Immigration: Migrating Views from Rural Colorado

Today, Colorado Confidential is launching a new monthly series examining the lives of Latino immigrants from the geo-perspectives of Denver/Metro, the Eastern Plains and Western Slope. Our subject this month is one that draws strong opinions on both sides of the debate — immigrant labor.

Life on Colorado’s Eastern Plains, with its small town charms and straight talking manner, evokes a bygone era of idealism and simplicity. Except the artifice of a bootstrapping independent frontier spirit belies the very real necessity of tight-knit communal efforts to succeed on land with too few opportunities and even less water.

The hope for the quintessential American Dream is alive and well here on the wind-swept prairie. And it is shared by Americans and Mexicans, alike. The stories told about undocumented agricultural workers here are very different than those repeated by immigration foes, gun-slinging Minutemen, and immigrant advocates. There is a deep appreciation for the back-breaking labor that the largely migrant Hispanic workers provide to farmers and ranchers. There is also a certain level of pragmatism that the state’s $6.5 billion agricultural sector would be crippled should the flow of low-skilled workers be curtailed.

Dawn Thilmany, a professor at Colorado State University and expert in farm labor and immigration, found that the 2002 apex of the drought significantly slowed the growth of farm sector employment in the Intermountain West. Low-skilled workers either moved on to other states or found employment in the service industry, construction, or farm-related businesses, like meatpacking. Consequently, the agricultural labor shortage has placed upward pressures on the sector to raise wages to become more competitive. The current average wage for farm-based labor is now $9.79 per hour, an increase of 44-cents per hour in just one year.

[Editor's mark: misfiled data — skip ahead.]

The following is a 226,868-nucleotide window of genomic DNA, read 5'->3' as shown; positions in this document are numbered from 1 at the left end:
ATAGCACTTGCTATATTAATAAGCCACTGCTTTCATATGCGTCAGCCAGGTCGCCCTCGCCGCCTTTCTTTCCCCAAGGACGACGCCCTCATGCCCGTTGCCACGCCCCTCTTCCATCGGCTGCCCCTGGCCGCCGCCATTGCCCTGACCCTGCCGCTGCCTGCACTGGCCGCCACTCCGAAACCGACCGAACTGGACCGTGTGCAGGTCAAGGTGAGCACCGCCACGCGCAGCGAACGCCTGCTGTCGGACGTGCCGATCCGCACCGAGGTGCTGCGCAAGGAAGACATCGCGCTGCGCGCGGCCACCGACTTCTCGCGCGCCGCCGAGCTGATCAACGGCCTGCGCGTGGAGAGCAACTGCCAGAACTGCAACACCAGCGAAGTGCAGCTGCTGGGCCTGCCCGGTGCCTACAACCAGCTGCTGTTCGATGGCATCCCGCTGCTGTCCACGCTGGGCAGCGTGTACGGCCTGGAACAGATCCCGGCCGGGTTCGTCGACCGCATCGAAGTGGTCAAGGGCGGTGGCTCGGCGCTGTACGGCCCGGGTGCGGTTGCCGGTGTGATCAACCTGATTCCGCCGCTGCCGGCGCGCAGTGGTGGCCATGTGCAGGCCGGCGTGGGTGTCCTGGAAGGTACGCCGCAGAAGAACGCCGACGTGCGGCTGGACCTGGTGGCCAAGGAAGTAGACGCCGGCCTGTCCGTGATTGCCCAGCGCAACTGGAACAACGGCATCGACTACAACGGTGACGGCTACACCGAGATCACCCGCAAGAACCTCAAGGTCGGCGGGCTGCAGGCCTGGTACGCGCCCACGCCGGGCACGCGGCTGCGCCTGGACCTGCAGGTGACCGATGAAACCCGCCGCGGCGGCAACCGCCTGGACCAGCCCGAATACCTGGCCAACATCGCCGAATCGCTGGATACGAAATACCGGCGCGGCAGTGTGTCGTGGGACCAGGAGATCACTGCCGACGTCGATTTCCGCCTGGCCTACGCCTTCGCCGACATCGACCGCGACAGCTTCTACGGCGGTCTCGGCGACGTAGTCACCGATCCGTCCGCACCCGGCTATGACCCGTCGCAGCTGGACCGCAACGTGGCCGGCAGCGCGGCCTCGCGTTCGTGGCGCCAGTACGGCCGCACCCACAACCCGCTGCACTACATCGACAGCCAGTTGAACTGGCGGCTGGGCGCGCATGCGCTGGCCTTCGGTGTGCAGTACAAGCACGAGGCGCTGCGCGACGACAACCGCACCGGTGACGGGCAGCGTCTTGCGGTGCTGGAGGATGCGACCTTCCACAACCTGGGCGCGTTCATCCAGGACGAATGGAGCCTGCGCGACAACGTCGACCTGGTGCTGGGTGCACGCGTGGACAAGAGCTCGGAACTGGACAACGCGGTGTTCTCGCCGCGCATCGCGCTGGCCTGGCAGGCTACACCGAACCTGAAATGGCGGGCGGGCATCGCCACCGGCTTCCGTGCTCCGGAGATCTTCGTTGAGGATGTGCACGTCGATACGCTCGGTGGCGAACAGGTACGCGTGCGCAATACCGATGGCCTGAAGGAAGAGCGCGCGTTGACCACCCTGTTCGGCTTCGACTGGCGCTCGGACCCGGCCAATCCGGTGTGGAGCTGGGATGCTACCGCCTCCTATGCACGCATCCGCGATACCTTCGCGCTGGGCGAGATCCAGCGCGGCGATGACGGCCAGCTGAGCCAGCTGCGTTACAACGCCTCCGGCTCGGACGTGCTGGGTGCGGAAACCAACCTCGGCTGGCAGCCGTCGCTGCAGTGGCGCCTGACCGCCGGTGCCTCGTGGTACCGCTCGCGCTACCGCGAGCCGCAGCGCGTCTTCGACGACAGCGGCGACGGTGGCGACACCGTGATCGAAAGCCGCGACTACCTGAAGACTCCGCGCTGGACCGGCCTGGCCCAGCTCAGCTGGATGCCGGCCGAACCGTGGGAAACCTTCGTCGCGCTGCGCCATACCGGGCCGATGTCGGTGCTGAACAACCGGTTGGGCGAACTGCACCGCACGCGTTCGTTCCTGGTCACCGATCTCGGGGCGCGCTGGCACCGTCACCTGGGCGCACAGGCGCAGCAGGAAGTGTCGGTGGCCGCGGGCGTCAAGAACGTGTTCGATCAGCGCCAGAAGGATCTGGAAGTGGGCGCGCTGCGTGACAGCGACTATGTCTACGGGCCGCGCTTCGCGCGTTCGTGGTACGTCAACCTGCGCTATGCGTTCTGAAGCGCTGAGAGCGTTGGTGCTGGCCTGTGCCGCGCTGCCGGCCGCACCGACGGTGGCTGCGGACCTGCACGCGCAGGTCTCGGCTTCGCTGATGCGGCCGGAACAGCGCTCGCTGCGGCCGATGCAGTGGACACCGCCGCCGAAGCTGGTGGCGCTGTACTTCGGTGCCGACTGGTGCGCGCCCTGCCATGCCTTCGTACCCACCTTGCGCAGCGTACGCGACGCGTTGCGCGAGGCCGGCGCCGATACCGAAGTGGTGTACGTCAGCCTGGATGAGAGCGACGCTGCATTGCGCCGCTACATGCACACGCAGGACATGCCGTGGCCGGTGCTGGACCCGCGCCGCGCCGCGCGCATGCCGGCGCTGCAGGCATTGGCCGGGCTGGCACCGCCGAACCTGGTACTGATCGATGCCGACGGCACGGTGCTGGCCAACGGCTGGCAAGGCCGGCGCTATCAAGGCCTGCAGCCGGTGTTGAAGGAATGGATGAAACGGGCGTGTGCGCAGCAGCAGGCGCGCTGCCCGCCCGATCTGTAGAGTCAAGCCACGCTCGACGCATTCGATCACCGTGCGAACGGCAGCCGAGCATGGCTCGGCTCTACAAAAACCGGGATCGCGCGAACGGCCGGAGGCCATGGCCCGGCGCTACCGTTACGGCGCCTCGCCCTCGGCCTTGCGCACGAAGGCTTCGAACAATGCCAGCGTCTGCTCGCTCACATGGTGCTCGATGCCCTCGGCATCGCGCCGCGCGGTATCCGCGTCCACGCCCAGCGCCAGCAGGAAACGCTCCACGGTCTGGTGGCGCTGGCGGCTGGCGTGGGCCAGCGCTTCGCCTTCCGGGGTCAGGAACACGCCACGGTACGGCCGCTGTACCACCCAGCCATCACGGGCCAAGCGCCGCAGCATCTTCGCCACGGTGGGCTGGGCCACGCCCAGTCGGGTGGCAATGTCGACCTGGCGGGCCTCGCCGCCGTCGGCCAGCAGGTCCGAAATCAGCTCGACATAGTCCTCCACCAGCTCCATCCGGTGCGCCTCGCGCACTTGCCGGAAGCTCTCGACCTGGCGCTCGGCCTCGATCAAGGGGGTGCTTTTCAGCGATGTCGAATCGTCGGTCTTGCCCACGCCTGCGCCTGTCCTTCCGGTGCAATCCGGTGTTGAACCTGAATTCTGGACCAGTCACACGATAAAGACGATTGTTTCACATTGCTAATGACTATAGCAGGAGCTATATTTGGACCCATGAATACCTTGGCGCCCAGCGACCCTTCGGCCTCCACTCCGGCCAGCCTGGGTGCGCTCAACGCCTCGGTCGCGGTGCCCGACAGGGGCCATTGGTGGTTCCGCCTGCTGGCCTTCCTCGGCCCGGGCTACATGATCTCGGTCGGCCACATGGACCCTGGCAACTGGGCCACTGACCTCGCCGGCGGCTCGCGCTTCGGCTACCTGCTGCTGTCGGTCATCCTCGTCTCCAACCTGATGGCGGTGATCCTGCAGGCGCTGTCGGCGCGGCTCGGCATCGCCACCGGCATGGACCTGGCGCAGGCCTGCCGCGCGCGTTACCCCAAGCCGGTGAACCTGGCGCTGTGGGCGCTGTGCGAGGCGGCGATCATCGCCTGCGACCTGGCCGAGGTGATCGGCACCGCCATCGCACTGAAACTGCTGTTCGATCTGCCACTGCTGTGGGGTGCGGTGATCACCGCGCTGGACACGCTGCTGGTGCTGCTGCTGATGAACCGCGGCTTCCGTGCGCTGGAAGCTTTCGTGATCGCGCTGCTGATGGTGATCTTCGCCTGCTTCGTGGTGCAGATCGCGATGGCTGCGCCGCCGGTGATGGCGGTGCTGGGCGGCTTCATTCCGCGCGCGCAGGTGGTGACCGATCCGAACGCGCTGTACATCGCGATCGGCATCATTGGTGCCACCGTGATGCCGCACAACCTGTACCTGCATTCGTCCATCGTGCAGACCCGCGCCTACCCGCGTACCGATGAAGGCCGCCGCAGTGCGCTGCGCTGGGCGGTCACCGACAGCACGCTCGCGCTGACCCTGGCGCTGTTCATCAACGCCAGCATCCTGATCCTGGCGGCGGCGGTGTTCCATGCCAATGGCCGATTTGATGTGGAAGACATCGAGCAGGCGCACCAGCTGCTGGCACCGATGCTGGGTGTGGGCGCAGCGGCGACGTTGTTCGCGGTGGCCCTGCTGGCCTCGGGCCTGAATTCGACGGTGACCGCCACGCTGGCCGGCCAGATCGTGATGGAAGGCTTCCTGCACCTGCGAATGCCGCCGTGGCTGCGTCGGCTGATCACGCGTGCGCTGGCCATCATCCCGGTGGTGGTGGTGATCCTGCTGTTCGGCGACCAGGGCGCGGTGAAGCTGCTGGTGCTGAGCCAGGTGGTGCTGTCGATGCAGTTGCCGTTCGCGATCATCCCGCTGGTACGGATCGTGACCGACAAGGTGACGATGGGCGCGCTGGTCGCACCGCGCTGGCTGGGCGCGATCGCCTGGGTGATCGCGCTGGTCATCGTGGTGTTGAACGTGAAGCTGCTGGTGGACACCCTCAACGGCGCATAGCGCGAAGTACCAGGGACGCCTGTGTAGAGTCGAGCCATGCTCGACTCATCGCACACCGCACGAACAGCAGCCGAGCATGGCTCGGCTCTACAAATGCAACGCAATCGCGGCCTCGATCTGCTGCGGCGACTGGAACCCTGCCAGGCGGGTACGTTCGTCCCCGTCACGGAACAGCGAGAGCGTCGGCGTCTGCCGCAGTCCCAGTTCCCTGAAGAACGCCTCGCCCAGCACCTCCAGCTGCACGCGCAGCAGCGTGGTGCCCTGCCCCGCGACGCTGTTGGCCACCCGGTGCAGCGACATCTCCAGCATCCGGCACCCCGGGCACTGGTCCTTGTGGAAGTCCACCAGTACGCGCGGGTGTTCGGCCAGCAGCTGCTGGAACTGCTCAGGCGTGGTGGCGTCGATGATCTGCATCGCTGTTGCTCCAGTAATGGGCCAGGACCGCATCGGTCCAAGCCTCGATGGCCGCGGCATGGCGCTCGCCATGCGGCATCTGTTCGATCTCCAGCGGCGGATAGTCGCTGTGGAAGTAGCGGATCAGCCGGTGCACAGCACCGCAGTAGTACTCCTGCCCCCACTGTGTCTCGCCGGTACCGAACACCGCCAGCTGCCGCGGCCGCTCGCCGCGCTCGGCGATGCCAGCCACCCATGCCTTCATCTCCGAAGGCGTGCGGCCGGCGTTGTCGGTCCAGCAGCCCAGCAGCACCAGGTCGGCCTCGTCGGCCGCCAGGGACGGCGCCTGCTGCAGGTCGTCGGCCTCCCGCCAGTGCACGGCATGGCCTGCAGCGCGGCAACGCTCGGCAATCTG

“For the sheer force of [the work] being hyper-seasonal, you tend to have really good wages. And the competition with both the construction industry and, particularly here, the landscaping and ornamental industry, you rarely see minimum wage as binding,” said Thilmany. “It’s not about what the workers make it’s the consistency of being able to piece together enough work. For awhile, we had some anecdotal evidence that they moved up to the resort areas in the winter and then came back to the ag jobs. As construction became more of a year-round industry that pays so well, they didn’t come back out of it.”

Additionally, Thilmany’s research discovered that the average work week for hired farmhands was 40.8 hours, about an hour more than last year. Thus, the estimated annualized wage of farmworkers is $19,173 per year. According to 2002 Census data, more than 2.5 million American families earn less than $18,000 per year. At such a low earnings level, an extra thousand dollars buys a lot of milk and bread. For a Coloradan making ends meet on the current minimum wage of $5.15 per hour, farmwork would represent an 80 percent increase in annual income.

On the whole, these figures strongly refute the usual refrain by anti-immigration groups, like Defend Colorado Now, that migrant workers take jobs away from Americans. Moreover, dozens of stories were reported in the rural Colorado press lamenting vegetables rotting in fields for lack of workers to bring in the harvest. Further, in largely agricultural Weld County, the unemployment rate is a miserly 3.7 percent. There simply isn’t a large enough pool of native born workers willing to do grueling fieldwork.

While it is true that an over-supply of labor in any sector or community will depress local wages, to blame migrant workers solely for a widely accepted economic principle is neither intellectually honest nor particularly relevant to the issue of immigration reform. It’s just hyperbole. Of which there is an over-abundance in current discussions on the need for serious domestic and foreign policy considerations on our immigrant workforce.

In the next segment of this series, I’ll examine the “Don’t Ask/Don’t Tell” on agricultural workers’ immigration status on the Eastern Plains.

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